Today on my walk I did something different.
At the start of the trail, I took off my arch-supporting runners and my sweat-wicking, odour-controlling socks and walked barefoot through the woods.
I had to really concentrate on where I was going, to really look at the dirt of the path, the rocks, find the patches of still tender green grass on the side, avoid the roots and mud.
The difference to walking with shoes was both dramatic and subtle.
Because I could feel every part of the path with my feet, and I had to slow down, it was as if I was seeing this forest and this trail for the first time.
It felt…different…because for the first time the soles of my feet were greeting this landscape. And when I paused, I could sense a subtle change in the way this forest, this beautiful piece of nature reached out to me; no longer disconnected by the insulating rubber barrier of my runners, I felt recognized and yet at the same time undetectable, almost invisible.
As if I had become part of the forest,
a rock on the path,
a fly in the air,
the dancing leaves on the tree.
Birds seemed to startle at my quiet barefoot approach in ways I hadn’t noticed when I walked (probably faster and more stridently) in my shoes. I had to slow down. The bugs, the squirrels, the blackbird all got a good look at me.
Near the end of the path I was slow and quiet enough to notice a pitter-patter on the long grasses and low bushes next to me. The sky was blue, cloudless, and I could see that it wasn’t raining…so I peered closer…and discovered that it was in fact raining caterpillars, from a nest high in the tree above. I laughed, for this felt like a perfect ending to my barefoot roaming, the fuzzy brown tent caterpillars, in their cozy fall sweaters, free falling and dreaming of flying again, with white wings in the autumn breeze.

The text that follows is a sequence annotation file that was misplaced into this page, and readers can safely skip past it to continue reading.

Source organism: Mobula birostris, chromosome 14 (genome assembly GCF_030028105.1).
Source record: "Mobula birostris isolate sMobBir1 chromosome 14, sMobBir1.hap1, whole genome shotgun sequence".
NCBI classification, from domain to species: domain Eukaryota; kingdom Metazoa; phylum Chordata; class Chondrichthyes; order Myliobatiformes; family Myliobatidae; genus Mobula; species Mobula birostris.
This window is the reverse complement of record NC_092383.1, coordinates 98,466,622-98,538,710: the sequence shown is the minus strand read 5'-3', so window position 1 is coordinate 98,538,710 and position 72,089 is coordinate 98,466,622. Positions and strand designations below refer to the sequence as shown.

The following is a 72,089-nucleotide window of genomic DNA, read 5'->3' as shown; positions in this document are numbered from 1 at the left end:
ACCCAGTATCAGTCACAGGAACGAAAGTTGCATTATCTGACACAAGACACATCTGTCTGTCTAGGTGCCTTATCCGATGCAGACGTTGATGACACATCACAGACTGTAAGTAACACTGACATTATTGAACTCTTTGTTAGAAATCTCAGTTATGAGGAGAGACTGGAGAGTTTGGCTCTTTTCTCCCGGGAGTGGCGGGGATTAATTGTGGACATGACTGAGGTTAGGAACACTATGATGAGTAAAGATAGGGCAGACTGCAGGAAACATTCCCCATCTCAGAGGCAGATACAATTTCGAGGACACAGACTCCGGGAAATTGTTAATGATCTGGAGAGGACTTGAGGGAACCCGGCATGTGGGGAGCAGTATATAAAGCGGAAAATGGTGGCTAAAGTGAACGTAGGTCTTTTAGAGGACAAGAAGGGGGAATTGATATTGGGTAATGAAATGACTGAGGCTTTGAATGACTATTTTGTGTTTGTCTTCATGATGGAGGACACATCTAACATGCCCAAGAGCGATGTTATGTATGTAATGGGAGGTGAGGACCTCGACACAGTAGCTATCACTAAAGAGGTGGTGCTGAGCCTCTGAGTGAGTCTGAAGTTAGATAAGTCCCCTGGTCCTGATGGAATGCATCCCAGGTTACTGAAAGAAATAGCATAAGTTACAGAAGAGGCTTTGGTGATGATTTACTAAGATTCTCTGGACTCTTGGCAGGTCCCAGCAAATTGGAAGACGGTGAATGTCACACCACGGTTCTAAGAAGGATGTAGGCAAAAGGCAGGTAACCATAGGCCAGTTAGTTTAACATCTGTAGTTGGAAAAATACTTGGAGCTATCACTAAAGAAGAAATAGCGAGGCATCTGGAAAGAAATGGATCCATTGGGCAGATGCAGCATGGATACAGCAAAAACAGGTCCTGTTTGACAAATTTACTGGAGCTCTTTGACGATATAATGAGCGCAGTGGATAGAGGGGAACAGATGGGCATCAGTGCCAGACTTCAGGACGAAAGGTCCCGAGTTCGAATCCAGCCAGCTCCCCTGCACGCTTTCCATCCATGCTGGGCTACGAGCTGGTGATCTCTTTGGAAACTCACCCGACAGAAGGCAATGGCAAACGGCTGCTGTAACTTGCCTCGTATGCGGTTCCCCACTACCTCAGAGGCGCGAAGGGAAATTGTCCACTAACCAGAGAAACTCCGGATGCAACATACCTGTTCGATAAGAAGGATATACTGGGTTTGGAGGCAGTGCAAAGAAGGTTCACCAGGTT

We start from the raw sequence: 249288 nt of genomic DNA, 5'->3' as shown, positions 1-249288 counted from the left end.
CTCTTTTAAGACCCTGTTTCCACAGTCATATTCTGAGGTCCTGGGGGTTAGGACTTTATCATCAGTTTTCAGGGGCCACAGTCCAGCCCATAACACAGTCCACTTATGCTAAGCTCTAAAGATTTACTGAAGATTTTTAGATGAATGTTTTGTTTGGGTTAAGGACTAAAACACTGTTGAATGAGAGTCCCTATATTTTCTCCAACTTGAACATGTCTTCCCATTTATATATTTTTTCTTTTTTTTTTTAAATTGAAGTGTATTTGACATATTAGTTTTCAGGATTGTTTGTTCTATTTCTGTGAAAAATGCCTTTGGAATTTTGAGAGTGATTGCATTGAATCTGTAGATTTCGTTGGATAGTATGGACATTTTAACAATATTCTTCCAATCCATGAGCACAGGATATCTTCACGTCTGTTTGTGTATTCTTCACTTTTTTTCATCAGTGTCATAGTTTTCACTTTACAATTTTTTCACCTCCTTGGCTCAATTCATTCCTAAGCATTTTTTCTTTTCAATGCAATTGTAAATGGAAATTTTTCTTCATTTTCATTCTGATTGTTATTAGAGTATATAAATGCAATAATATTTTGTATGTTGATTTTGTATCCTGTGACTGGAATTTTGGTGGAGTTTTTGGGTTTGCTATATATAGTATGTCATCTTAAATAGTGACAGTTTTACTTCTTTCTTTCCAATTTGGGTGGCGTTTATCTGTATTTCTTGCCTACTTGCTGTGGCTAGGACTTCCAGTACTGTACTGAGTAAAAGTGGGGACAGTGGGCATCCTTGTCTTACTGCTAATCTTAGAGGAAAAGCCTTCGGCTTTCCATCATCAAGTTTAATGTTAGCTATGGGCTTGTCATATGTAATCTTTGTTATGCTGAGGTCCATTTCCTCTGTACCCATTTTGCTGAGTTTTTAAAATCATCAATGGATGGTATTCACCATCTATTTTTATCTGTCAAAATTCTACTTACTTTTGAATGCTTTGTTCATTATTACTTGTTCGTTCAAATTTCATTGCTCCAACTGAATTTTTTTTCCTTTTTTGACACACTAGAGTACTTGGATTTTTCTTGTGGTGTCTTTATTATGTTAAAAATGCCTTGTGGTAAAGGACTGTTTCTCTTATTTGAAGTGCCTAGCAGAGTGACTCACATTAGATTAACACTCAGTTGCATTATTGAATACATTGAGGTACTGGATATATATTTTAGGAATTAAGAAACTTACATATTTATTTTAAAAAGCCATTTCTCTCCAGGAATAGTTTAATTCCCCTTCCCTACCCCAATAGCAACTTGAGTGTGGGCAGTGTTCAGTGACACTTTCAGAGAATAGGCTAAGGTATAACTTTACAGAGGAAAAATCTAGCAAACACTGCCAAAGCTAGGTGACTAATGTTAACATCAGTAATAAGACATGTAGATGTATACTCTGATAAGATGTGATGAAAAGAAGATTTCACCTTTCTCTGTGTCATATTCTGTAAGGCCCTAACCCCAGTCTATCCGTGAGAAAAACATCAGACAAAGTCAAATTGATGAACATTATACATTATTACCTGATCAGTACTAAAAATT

I share this because all of my barefoot walks, but especially this one, continue to show me how nature is not for me, it is part of me and more importantly I am part of it.
I am learning to listen when it calls, to walk the forest paths barefoot when I can, so I can slow down, so I can be found again. The forest tells me I belong here, just as I am.
Her dirt is still between my toes, and on my heels, now on my kitchen floor, I feel young and alive and somehow free. I have found the way home, it’s right outside my door, it’s right outside your door.
My bare foot prints in the dirt are an invitation answered, a longing understood and redeemed, a deliberate stepping into the great cathedral.
Won’t you join me in the woods?
Walk barefoot in the fields, by the river.
Let yourself be found.